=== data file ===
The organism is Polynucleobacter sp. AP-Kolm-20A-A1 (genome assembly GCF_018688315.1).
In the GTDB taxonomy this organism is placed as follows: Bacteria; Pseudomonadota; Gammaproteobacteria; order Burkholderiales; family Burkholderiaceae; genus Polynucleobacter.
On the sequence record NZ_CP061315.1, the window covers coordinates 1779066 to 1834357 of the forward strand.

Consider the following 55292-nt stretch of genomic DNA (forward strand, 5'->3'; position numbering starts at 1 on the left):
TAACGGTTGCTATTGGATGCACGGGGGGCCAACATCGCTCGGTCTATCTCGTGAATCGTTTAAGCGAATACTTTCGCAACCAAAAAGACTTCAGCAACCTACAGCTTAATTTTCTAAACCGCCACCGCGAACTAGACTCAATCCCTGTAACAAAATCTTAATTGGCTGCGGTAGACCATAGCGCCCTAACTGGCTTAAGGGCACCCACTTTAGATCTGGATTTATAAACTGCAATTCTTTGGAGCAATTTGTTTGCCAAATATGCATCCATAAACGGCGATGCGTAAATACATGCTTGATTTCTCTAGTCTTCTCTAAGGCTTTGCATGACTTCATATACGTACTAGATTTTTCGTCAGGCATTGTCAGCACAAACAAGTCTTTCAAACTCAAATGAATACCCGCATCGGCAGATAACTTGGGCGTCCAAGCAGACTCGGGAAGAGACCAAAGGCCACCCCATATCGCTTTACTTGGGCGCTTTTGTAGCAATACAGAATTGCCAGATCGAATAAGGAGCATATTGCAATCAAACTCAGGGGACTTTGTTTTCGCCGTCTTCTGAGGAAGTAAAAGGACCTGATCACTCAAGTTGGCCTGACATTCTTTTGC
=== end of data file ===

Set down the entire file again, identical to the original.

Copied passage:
The organism is Polynucleobacter sp. AP-Kolm-20A-A1 (genome assembly GCF_018688315.1).
In the GTDB taxonomy this organism is placed as follows: Bacteria; Pseudomonadota; Gammaproteobacteria; order Burkholderiales; family Burkholderiaceae; genus Polynucleobacter.
On the sequence record NZ_CP061315.1, the window covers coordinates 1779066 to 1834357 of the forward strand.

Consider the following 55292-nt stretch of genomic DNA (forward strand, 5'->3'; position numbering starts at 1 on the left):
TAACGGTTGCTATTGGATGCACGGGGGGCCAACATCGCTCGGTCTATCTCGTGAATCGTTTAAGCGAATACTTTCGCAACCAAAAAGACTTCAGCAACCTACAGCTTAATTTTCTAAACCGCCACCGCGAACTAGACTCAATCCCTGTAACAAAATCTTAATTGGCTGCGGTAGACCATAGCGCCCTAACTGGCTTAAGGGCACCCACTTTAGATCTGGATTTATAAACTGCAATTCTTTGGAGCAATTTGTTTGCCAAATATGCATCCATAAACGGCGATGCGTAAATACATGCTTGATTTCTCTAGTCTTCTCTAAGGCTTTGCATGACTTCATATACGTACTAGATTTTTCGTCAGGCATTGTCAGCACAAACAAGTCTTTCAAACTCAAATGAATACCCGCATCGGCAGATAACTTGGGCGTCCAAGCAGACTCGGGAAGAGACCAAAGGCCACCCCATATCGCTTTACTTGGGCGCTTTTGTAGCAATACAGAATTGCCAGATCGAATAAGGAGCATATTGCAATCAAACTCAGGGGACTTTGTTTTCGCCGTCTTCTGAGGAAGTAAAAGGACCTGATCACTCAAGTTGGCCTGACATTCTTTTGC